Note 12 – Guarantor Financial Statements
 
Our Guarantor Subsidiaries, including Stone Offshore, SEO A LLC and SEO B LLC, are unconditional guarantors of the 2017 Convertible Notes and the 2022 Notes. Our other subsidiaries (the “Non-Guarantor Subsidiaries”) have not provided guarantees. The following presents unaudited condensed consolidating financial information as of September 30, 2015 and December 31, 2014 and for the three and nine month periods ended September 30, 2015 and 2014 on an issuer (parent company), Guarantor Subsidiaries, Non-Guarantor Subsidiaries and consolidated basis. Elimination entries presented are necessary to combine the entities.
 

15



CONDENSED CONSOLIDATING BALANCE SHEET
SEPTEMBER 30, 2015
(In thousands)
 
Parent
 
Guarantor
Subsidiaries
 
Non-
Guarantor
Subsidiaries
 
Eliminations
 
Consolidated
Assets
 
 
 
 
 
 
 
 
 
Current assets:
 
 
 
 
 
 
 
 
 
Cash and cash equivalents
$
63,322

 
$
10,042

 
$
1,110

 
$

 
$
74,474

Accounts receivable
25,445

 
88,193

 
13

 
(55,792
)
 
57,859

Fair value of derivative contracts

 
65,700

 

 

 
65,700

Inventory
3,426

 
283

 

 

 
3,709

Other current assets
9,162

 

 
41

 

 
9,203

Total current assets
101,355

 
164,218

 
1,164

 
(55,792
)
 
210,945

Oil and gas properties, full cost method:
 
 
 
 
 
 
 
 
 
Proved
1,821,870

 
7,341,224

 
41,599

 

 
9,204,693

Less: accumulated DD&A
(2,046,465
)
 
(6,111,909
)
 
(41,599
)
 

 
(8,199,973
)
Net proved oil and gas properties
(224,595
)
 
1,229,315

 

 

 
1,004,720

Unevaluated
301,501

 
215,085

 
2,377

 

 
518,963

Other property and equipment, net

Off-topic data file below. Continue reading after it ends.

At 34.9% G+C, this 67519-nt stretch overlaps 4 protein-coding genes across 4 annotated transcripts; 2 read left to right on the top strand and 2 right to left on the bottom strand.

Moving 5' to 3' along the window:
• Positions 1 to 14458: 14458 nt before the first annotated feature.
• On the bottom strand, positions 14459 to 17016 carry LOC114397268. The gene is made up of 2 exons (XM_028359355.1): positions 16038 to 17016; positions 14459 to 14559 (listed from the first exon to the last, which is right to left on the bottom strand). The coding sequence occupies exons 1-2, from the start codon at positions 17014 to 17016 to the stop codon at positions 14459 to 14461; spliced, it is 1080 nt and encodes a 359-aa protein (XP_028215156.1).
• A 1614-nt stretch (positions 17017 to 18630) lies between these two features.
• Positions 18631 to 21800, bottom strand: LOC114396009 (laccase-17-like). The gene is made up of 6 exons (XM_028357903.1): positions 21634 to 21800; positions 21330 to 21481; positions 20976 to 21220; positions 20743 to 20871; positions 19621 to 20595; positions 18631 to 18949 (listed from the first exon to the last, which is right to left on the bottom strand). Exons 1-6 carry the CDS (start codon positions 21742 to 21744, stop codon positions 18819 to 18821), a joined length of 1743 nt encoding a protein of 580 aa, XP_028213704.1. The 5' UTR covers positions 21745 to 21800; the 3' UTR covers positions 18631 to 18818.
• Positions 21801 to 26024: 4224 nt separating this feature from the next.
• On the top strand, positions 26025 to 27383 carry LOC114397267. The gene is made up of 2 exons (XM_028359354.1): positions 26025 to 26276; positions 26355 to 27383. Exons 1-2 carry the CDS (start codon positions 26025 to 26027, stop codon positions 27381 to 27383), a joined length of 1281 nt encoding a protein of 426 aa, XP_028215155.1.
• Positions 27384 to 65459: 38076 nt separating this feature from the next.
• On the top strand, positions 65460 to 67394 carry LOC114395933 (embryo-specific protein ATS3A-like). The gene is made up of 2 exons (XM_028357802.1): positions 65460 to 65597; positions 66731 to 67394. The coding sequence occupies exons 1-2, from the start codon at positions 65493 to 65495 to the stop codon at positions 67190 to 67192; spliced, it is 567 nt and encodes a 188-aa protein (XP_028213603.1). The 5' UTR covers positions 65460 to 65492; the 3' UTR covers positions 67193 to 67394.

30,327

 

 

 

 
30,327

Fair value of derivative contracts

 
5,734

 

 

 
5,734

Other assets, net
24,217

 
1,191

 
215

 

 
25,623

Investment in subsidiary
1,280,184

 

 
3,590

 
(1,283,774
)
 

Total assets
$
1,512,989

 
$
1,615,543

 
$
7,346

 
$
(1,339,566
)

$
1,796,312

Liabilities and Stockholders’ Equity
 
 
 
 
 
 
 
 
 
Current liabilities:
 
 
 
 
 
 
 
 
 
Accounts payable to vendors
$
66,623

 
$
45,487

 
$
9,736

 
$
(55,792
)
 
$
66,054

Undistributed oil and gas proceeds
9,644

 
817

 

 

 
10,461

Accrued interest
22,241

 

 

 

 
22,241

Asset retirement obligations

 
42,624

 

 

 
42,624

Other current liabilities
41,575

 
559

 

 

 
42,134

Total current liabilities
140,083

 
89,487

 
9,736

 
(55,792
)
 
183,514

Long-term debt
1,052,183

 

 

 

 
1,052,183

Asset retirement obligations
3,847

 
239,720

 

 

 
243,567

Fair value of derivative contracts

 
172

 

 

 
172

Other long-term liabilities
25,347

 

 

 

 
25,347

Total liabilities
1,221,460

 
329,379

 
9,736

 
(55,792
)
 
1,504,783

Commitments and contingencies

 

 

 

 

Stockholders’ equity:
 
 
 
 
 
 
 
 
 
Common stock
553

 

 

 

 
553

Treasury stock
(860
)
 

 

 

 
(860
)
Additional paid-in capital
1,643,746

 
1,367,434

 
100,047

 
(1,467,481
)
 
1,643,746

Accumulated deficit
(1,386,967
)
 
(122,362
)
 
(90,368
)
 
212,730

 
(1,386,967
)
Accumulated other comprehensive income (loss)
35,057

 
41,092

 
(12,069
)
 
(29,023
)
 
35,057

Total stockholders’ equity
291,529

 
1,286,164

 
(2,390
)
 
(1,283,774
)
 
291,529

Total liabilities and stockholders’ equity
$
1,512,989

 
$
1,615,543

 
$
7,346

 
$
(1,339,566
)
 
$
1,796,312





16



CONDENSED CONSOLIDATING BALANCE SHEET
DECEMBER 31, 2014